I just discovered a terrific resource for architectural lighting designers called the New Buildings Institute! I’ll let the NBI explain who the NBI is here: “The NBI works with national, regional, state and utility groups to promote improved energy performance in commercial new construction. NBI manages projects involving building research, design guidelines and code activities to ensure all elements of this chain are available for use by energy efficiency programs throughout the United States.” While the NBI is concerned with the energy efficiency of entire buildings, their expertise and the resources they make available for free are truly amazing.
First and foremost on the list is the absolutely gigantic Advanced Lighting Guidelines: 2003 Edition. This 445 page book is the absolute industry standard on achieving good lighting design and is an absolute must have. The really cool thing about it is that the NBI makes the PDF available for free! It is a “view-only” PDF but so what! The PDF is a terrific resource to have and if your looking to get NCQLP Lighting Certified, you’re going to need this book. If you absolutely have to have a printed copy, the book is available for a measly $70, not bad considering what typical industry-specific reference books cost.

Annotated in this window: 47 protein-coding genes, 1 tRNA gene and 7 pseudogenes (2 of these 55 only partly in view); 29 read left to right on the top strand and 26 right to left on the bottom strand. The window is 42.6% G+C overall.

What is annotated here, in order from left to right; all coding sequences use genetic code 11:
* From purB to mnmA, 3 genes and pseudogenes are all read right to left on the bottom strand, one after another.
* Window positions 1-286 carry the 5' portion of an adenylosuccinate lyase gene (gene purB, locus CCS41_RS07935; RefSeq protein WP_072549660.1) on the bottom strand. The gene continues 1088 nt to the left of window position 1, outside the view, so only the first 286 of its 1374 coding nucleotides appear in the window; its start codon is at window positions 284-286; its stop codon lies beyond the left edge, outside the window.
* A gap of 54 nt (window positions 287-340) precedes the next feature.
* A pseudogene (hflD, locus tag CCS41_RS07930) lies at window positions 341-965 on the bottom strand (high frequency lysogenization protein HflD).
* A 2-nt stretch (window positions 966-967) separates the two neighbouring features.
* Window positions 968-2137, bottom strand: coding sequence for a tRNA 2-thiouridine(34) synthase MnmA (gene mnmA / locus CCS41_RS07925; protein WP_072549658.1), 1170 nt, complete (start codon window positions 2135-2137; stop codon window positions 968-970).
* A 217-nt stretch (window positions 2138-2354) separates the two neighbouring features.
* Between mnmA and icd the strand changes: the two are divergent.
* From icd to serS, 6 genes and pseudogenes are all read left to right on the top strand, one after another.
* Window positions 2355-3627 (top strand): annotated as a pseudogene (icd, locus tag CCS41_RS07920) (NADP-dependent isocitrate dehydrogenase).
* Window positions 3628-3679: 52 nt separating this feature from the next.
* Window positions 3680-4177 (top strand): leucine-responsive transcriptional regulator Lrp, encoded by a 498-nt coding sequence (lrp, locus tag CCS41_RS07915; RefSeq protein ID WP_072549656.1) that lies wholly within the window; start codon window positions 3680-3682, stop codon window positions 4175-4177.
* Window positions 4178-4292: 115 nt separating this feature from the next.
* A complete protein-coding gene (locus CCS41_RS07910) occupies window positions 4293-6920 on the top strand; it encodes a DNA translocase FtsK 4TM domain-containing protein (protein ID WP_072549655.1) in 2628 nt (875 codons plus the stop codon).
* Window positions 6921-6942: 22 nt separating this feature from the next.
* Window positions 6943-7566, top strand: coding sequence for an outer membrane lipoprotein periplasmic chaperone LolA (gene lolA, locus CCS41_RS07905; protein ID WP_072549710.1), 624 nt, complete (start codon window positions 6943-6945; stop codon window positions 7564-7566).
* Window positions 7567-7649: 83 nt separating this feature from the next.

Next the NBI has made available a bunch of photometric files (IES files you can import into programs like DIALux) specifically on skylights and light wells. While we’re on the subject, they also have SkyCalc which is an Excel spreadsheet that is designed to identify the optimum skylighting design for a building and compare the net energy cost savings using various control schemes.
Next they have made available several research reports on daylighting, views, and various other building factors on productivity in schools, retail establishments, and commercial offices conducted for the California Energy Commission. Other reports include skylighting and a baseline report of California Outdoor Lighting practices and energy use. These are excellent references for any architectural lighting designer but of particular interest to anyone working with light in schools, retail, or commercial office buildings.
Lastly there are some other resources that are available free that I will let you find. So head on over to their lighting page and take a look.